Mexican citizens living abroad who wish to vote in the national 2024 elections — the largest in Mexico’s history — must register on the National Electoral Institute’s (INE) online Foreign Vote platform before Feb. 20.
According to the INE, citizens can vote from abroad by mail, online or in person at approved consular offices. All who turn 18 years old in 2024 will also be able to vote.
The elections will take place on June 2 and in addition to the president, Mexican citizens will elect 128 senators, 500 federal deputies and many state and city representatives such as governors, local deputies, council members and mayors.
The states of Chiapas, Guanajuato, Jalisco, Morelos, Puebla, Tabasco, Veracruz and Yucatán will elect new governors, and Mexico City will also elect a new head of government.
Overall, over 19,000 government positions will be voted on by the electorate in June.
On Saturday, Feb. 10, the consulates of Mexico in the United States and Canada will hold an open office hours day to help voters register on the INE’s online platform. Voters must bring their valid Mexican voting credential.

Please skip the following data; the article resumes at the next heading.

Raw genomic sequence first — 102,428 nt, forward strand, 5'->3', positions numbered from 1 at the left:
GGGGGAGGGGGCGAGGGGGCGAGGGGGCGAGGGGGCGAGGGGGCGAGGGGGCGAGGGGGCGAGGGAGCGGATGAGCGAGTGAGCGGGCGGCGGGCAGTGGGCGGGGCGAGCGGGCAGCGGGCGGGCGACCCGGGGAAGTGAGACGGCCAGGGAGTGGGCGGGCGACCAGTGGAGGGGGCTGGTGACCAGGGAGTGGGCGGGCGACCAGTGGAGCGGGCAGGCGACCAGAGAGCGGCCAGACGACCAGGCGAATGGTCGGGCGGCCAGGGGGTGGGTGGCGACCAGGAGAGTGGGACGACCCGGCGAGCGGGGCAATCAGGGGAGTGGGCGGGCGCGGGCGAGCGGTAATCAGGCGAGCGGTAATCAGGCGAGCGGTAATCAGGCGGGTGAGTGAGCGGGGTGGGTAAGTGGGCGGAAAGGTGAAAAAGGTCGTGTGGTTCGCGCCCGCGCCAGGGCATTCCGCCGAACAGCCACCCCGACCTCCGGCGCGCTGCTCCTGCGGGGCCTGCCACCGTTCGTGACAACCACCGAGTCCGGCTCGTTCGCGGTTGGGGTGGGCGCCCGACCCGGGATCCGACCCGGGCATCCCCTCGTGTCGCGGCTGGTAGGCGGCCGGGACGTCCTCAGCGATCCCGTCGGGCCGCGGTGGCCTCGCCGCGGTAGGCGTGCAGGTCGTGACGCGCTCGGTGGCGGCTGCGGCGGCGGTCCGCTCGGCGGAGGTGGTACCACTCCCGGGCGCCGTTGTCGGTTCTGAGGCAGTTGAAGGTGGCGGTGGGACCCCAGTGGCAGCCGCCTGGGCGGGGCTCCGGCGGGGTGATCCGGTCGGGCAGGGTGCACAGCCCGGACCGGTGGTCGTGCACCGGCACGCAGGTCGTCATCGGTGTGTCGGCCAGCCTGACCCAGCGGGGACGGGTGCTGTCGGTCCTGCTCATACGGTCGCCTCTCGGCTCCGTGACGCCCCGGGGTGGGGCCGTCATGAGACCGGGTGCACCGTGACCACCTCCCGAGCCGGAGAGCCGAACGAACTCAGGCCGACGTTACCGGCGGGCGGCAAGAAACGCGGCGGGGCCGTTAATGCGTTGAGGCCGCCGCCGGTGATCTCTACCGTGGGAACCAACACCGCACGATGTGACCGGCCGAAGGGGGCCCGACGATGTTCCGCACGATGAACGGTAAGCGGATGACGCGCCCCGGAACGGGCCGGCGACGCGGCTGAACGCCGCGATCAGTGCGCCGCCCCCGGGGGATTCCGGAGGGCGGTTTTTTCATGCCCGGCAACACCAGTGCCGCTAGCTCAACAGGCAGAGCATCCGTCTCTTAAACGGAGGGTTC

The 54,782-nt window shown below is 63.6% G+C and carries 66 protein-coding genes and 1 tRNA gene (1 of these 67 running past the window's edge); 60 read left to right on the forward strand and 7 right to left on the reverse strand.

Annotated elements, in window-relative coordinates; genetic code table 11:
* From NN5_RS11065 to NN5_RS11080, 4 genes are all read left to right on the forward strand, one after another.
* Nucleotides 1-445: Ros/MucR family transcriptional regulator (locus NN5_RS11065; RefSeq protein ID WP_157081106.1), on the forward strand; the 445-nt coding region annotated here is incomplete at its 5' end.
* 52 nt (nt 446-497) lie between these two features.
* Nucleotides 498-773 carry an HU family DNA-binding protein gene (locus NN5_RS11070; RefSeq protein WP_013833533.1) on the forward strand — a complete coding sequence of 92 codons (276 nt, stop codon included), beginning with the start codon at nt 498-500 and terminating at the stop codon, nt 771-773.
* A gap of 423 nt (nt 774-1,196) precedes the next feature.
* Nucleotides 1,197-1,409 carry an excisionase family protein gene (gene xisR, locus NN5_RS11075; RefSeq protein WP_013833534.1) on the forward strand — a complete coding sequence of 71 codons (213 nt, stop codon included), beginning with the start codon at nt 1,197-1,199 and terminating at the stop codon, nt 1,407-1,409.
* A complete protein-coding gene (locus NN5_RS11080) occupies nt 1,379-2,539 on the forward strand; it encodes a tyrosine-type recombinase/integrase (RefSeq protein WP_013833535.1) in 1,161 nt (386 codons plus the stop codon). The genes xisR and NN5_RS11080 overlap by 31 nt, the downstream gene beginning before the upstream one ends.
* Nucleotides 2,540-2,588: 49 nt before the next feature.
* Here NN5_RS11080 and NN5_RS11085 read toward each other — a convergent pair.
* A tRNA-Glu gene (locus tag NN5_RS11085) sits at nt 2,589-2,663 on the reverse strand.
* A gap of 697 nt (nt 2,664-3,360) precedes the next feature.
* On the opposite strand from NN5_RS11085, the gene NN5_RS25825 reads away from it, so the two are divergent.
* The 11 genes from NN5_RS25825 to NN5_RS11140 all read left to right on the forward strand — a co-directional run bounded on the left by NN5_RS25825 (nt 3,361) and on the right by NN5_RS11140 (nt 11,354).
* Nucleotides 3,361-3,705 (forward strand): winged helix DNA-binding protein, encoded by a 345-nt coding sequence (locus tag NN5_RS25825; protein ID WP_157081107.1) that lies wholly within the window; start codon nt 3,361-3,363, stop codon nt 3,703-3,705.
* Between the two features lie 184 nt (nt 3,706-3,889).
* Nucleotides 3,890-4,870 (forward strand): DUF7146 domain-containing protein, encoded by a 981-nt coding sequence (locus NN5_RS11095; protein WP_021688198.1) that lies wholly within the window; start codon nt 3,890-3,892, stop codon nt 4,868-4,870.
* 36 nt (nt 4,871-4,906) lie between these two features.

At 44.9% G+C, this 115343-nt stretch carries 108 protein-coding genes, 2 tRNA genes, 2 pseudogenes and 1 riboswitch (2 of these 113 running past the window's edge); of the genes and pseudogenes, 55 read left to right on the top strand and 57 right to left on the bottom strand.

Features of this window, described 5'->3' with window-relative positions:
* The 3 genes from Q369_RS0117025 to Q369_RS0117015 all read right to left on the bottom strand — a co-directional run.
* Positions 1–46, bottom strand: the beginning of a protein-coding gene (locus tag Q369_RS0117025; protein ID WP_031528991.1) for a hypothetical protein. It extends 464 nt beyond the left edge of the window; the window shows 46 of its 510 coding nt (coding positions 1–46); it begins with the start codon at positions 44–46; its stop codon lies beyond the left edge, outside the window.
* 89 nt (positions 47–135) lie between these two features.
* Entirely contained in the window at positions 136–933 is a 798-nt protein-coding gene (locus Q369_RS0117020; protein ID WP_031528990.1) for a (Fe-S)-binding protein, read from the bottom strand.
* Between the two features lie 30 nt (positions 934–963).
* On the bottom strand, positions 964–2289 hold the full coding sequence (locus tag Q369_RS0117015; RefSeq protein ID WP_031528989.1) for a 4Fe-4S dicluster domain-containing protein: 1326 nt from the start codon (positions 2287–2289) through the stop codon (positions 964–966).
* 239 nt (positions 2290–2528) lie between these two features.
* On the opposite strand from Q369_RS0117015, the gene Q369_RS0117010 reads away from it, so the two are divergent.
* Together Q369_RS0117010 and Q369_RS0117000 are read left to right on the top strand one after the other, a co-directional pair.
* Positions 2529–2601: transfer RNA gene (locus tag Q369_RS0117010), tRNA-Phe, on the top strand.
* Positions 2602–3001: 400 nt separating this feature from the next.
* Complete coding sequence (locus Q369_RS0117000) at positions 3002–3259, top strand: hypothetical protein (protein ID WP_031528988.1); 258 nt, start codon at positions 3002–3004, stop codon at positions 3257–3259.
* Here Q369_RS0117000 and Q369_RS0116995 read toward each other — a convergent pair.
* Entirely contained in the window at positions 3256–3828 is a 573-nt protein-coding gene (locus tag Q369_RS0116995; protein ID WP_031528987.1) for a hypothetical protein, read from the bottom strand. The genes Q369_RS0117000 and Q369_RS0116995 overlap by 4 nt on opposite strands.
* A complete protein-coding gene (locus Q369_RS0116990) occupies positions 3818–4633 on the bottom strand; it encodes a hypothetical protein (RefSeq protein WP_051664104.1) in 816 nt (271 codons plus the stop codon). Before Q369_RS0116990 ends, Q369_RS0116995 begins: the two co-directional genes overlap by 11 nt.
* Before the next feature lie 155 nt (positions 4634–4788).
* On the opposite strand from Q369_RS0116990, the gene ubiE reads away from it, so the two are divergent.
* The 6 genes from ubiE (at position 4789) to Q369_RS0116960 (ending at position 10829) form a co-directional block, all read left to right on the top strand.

For mail-in votes to be counted, the Postal Vote Envelope must arrive at the offices established by the electoral authority 24 hours before the start of Election Day, or by 8 a.m. Mexico City time on June 1.
Those who register to vote online will receive an email from the INE no later than May 3, 2024, with voting instructions, a username and information on how to access the Electronic Voting System for Mexicans living abroad. Voters can cast their online vote from May 18 to June 2, 2024. Those citizens who choose to vote in-person must attend any of the authorized consular offices on Election Day.
According to the INE, 1.48 million Mexican citizens living abroad have a Mexican voter ID card, and approximately 1.44 million live in the U.S.
Mexico’s 2024 presidential candidates representing the major parties have both made recent trips to the United States. The candidate of the ruling Morena party coalition, Claudia Sheinbaum, traveled to Los Angeles last year, and last week, Xóchitl Gálvez, the PAN-PRI-PRD coalition candidate, visited New York City and Washington, D.C. and met with Mexicans living there.
Mexico News Daily